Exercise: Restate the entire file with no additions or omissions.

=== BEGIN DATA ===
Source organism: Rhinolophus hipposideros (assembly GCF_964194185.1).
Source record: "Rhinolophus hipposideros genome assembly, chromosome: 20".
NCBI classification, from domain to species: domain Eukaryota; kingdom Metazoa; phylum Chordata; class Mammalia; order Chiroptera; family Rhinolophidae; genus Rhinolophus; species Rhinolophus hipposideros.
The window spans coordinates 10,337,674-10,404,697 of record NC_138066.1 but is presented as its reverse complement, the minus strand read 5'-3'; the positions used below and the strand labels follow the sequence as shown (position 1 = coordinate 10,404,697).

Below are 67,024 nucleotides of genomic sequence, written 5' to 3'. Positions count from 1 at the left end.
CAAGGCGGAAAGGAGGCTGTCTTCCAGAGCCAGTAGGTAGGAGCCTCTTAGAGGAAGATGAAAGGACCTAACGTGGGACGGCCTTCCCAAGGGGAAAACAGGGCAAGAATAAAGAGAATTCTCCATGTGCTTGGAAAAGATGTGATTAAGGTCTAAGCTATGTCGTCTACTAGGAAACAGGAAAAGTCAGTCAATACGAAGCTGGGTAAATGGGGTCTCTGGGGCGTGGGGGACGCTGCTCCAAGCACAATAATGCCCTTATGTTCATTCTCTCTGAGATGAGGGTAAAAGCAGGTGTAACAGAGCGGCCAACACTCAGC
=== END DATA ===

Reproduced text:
Source organism: Rhinolophus hipposideros (assembly GCF_964194185.1).
Source record: "Rhinolophus hipposideros genome assembly, chromosome: 20".
NCBI classification, from domain to species: domain Eukaryota; kingdom Metazoa; phylum Chordata; class Mammalia; order Chiroptera; family Rhinolophidae; genus Rhinolophus; species Rhinolophus hipposideros.
The window spans coordinates 10,337,674-10,404,697 of record NC_138066.1 but is presented as its reverse complement, the minus strand read 5'-3'; the positions used below and the strand labels follow the sequence as shown (position 1 = coordinate 10,404,697).

Below are 67,024 nucleotides of genomic sequence, written 5' to 3'. Positions count from 1 at the left end.
CAAGGCGGAAAGGAGGCTGTCTTCCAGAGCCAGTAGGTAGGAGCCTCTTAGAGGAAGATGAAAGGACCTAACGTGGGACGGCCTTCCCAAGGGGAAAACAGGGCAAGAATAAAGAGAATTCTCCATGTGCTTGGAAAAGATGTGATTAAGGTCTAAGCTATGTCGTCTACTAGGAAACAGGAAAAGTCAGTCAATACGAAGCTGGGTAAATGGGGTCTCTGGGGCGTGGGGGACGCTGCTCCAAGCACAATAATGCCCTTATGTTCATTCTCTCTGAGATGAGGGTAAAAGCAGGTGTAACAGAGCGGCCAACACTCAGC